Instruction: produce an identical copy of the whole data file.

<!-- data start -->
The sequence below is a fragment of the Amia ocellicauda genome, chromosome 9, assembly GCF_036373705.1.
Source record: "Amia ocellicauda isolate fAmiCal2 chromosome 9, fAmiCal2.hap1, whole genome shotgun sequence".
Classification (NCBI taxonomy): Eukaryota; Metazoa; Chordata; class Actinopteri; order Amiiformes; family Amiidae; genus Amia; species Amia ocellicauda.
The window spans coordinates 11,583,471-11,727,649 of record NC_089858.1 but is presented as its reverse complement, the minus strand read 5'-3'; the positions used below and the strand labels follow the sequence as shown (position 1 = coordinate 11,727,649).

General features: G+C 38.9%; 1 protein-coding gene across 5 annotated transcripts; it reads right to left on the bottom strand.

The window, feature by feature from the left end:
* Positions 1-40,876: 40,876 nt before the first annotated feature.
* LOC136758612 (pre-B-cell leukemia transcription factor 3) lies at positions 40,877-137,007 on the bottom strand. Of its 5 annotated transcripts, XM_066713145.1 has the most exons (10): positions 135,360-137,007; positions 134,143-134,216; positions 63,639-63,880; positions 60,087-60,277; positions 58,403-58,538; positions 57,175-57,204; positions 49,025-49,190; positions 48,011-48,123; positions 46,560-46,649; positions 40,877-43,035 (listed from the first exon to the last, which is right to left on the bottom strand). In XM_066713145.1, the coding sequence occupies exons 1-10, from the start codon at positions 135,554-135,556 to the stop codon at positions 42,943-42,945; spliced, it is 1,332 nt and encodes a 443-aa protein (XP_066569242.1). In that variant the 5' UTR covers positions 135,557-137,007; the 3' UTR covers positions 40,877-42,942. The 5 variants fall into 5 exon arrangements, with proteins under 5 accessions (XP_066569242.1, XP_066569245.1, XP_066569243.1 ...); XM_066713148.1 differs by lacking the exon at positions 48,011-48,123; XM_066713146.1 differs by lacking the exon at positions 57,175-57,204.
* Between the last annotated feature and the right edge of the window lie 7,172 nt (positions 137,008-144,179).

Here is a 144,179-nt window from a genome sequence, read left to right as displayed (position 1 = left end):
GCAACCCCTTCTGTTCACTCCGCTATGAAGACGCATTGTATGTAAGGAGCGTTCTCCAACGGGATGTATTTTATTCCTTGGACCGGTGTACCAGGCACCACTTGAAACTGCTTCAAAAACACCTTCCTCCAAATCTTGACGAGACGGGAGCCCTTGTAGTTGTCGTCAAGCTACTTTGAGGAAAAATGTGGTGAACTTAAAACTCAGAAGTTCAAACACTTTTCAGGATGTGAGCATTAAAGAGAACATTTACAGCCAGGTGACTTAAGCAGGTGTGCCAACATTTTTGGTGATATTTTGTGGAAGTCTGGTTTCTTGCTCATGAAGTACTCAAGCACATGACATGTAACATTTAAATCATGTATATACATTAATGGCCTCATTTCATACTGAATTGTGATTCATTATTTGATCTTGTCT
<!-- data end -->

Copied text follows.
The sequence below is a fragment of the Amia ocellicauda genome, chromosome 9, assembly GCF_036373705.1.
Source record: "Amia ocellicauda isolate fAmiCal2 chromosome 9, fAmiCal2.hap1, whole genome shotgun sequence".
Classification (NCBI taxonomy): Eukaryota; Metazoa; Chordata; class Actinopteri; order Amiiformes; family Amiidae; genus Amia; species Amia ocellicauda.
The window spans coordinates 11,583,471-11,727,649 of record NC_089858.1 but is presented as its reverse complement, the minus strand read 5'-3'; the positions used below and the strand labels follow the sequence as shown (position 1 = coordinate 11,727,649).

General features: G+C 38.9%; 1 protein-coding gene across 5 annotated transcripts; it reads right to left on the bottom strand.

The window, feature by feature from the left end:
* Positions 1-40,876: 40,876 nt before the first annotated feature.
* LOC136758612 (pre-B-cell leukemia transcription factor 3) lies at positions 40,877-137,007 on the bottom strand. Of its 5 annotated transcripts, XM_066713145.1 has the most exons (10): positions 135,360-137,007; positions 134,143-134,216; positions 63,639-63,880; positions 60,087-60,277; positions 58,403-58,538; positions 57,175-57,204; positions 49,025-49,190; positions 48,011-48,123; positions 46,560-46,649; positions 40,877-43,035 (listed from the first exon to the last, which is right to left on the bottom strand). In XM_066713145.1, the coding sequence occupies exons 1-10, from the start codon at positions 135,554-135,556 to the stop codon at positions 42,943-42,945; spliced, it is 1,332 nt and encodes a 443-aa protein (XP_066569242.1). In that variant the 5' UTR covers positions 135,557-137,007; the 3' UTR covers positions 40,877-42,942. The 5 variants fall into 5 exon arrangements, with proteins under 5 accessions (XP_066569242.1, XP_066569245.1, XP_066569243.1 ...); XM_066713148.1 differs by lacking the exon at positions 48,011-48,123; XM_066713146.1 differs by lacking the exon at positions 57,175-57,204.
* Between the last annotated feature and the right edge of the window lie 7,172 nt (positions 137,008-144,179).

Here is a 144,179-nt window from a genome sequence, read left to right as displayed (position 1 = left end):
GCAACCCCTTCTGTTCACTCCGCTATGAAGACGCATTGTATGTAAGGAGCGTTCTCCAACGGGATGTATTTTATTCCTTGGACCGGTGTACCAGGCACCACTTGAAACTGCTTCAAAAACACCTTCCTCCAAATCTTGACGAGACGGGAGCCCTTGTAGTTGTCGTCAAGCTACTTTGAGGAAAAATGTGGTGAACTTAAAACTCAGAAGTTCAAACACTTTTCAGGATGTGAGCATTAAAGAGAACATTTACAGCCAGGTGACTTAAGCAGGTGTGCCAACATTTTTGGTGATATTTTGTGGAAGTCTGGTTTCTTGCTCATGAAGTACTCAAGCACATGACATGTAACATTTAAATCATGTATATACATTAATGGCCTCATTTCATACTGAATTGTGATTCATTATTTGATCTTGTCT